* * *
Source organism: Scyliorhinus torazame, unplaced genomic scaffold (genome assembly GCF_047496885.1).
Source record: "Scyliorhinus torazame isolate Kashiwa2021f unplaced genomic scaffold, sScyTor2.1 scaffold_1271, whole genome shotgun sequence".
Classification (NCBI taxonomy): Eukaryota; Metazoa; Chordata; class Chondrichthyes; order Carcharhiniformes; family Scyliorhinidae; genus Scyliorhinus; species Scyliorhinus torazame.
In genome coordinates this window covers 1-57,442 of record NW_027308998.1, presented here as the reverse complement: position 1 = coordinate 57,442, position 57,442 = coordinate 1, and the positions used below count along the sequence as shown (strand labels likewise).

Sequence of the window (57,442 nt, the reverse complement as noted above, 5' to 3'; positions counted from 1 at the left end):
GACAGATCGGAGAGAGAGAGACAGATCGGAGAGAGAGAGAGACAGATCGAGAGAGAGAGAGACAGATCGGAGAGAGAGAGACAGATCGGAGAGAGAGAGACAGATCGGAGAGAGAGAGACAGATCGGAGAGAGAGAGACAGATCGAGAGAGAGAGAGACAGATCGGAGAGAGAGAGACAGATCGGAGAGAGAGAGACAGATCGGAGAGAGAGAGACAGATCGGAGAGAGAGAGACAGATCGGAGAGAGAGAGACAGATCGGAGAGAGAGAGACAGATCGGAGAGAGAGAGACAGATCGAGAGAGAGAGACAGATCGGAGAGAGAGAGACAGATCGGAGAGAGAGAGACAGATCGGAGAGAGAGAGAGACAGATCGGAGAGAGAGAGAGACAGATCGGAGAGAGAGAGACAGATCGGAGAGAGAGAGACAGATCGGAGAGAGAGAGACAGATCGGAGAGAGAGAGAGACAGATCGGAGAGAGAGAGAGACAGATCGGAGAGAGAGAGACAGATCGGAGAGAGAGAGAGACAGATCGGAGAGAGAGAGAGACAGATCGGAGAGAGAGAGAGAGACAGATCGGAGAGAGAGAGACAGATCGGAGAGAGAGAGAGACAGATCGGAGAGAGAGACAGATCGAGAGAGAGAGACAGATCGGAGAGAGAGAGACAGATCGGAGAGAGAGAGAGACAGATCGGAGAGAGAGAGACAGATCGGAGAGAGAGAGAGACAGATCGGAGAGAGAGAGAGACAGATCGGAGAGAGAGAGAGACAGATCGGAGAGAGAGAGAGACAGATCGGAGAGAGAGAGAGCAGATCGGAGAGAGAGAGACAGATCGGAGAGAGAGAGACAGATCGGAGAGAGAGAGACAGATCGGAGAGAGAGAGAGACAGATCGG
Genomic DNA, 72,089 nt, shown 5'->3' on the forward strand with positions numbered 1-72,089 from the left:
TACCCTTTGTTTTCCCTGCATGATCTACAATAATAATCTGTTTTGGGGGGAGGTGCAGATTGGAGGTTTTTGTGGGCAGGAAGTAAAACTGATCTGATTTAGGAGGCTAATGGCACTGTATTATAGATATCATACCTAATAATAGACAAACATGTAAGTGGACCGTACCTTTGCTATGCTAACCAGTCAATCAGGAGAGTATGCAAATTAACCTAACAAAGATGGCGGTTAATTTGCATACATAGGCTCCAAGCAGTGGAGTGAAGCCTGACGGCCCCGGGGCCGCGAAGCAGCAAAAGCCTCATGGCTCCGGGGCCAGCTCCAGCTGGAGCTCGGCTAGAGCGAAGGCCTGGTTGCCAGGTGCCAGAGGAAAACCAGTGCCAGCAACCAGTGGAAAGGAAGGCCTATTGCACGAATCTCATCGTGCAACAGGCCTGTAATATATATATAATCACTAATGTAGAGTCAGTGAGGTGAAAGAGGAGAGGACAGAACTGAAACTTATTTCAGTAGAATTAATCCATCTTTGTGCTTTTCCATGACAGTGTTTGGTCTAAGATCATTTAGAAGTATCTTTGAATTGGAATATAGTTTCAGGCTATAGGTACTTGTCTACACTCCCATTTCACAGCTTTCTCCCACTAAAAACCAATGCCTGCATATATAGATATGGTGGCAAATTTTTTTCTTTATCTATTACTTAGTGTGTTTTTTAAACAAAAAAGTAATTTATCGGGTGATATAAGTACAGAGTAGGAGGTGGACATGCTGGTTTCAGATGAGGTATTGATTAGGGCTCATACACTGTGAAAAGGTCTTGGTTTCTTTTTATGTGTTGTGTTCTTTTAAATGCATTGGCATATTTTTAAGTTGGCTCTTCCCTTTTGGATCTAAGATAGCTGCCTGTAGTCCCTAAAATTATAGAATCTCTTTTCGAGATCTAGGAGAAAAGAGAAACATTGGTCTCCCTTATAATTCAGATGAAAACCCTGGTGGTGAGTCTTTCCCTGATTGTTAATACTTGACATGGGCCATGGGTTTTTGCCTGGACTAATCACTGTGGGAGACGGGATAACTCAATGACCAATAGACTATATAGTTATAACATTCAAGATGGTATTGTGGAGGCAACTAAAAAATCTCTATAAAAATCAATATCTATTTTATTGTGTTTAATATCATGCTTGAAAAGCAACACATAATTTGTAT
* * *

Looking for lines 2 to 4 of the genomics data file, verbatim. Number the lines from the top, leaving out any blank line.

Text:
Source record: "Scyliorhinus torazame isolate Kashiwa2021f unplaced genomic scaffold, sScyTor2.1 scaffold_1271, whole genome shotgun sequence".
Classification (NCBI taxonomy): Eukaryota; Metazoa; Chordata; class Chondrichthyes; order Carcharhiniformes; family Scyliorhinidae; genus Scyliorhinus; species Scyliorhinus torazame.
In genome coordinates this window covers 1-57,442 of record NW_027308998.1, presented here as the reverse complement: position 1 = coordinate 57,442, position 57,442 = coordinate 1, and the positions used below count along the sequence as shown (strand labels likewise).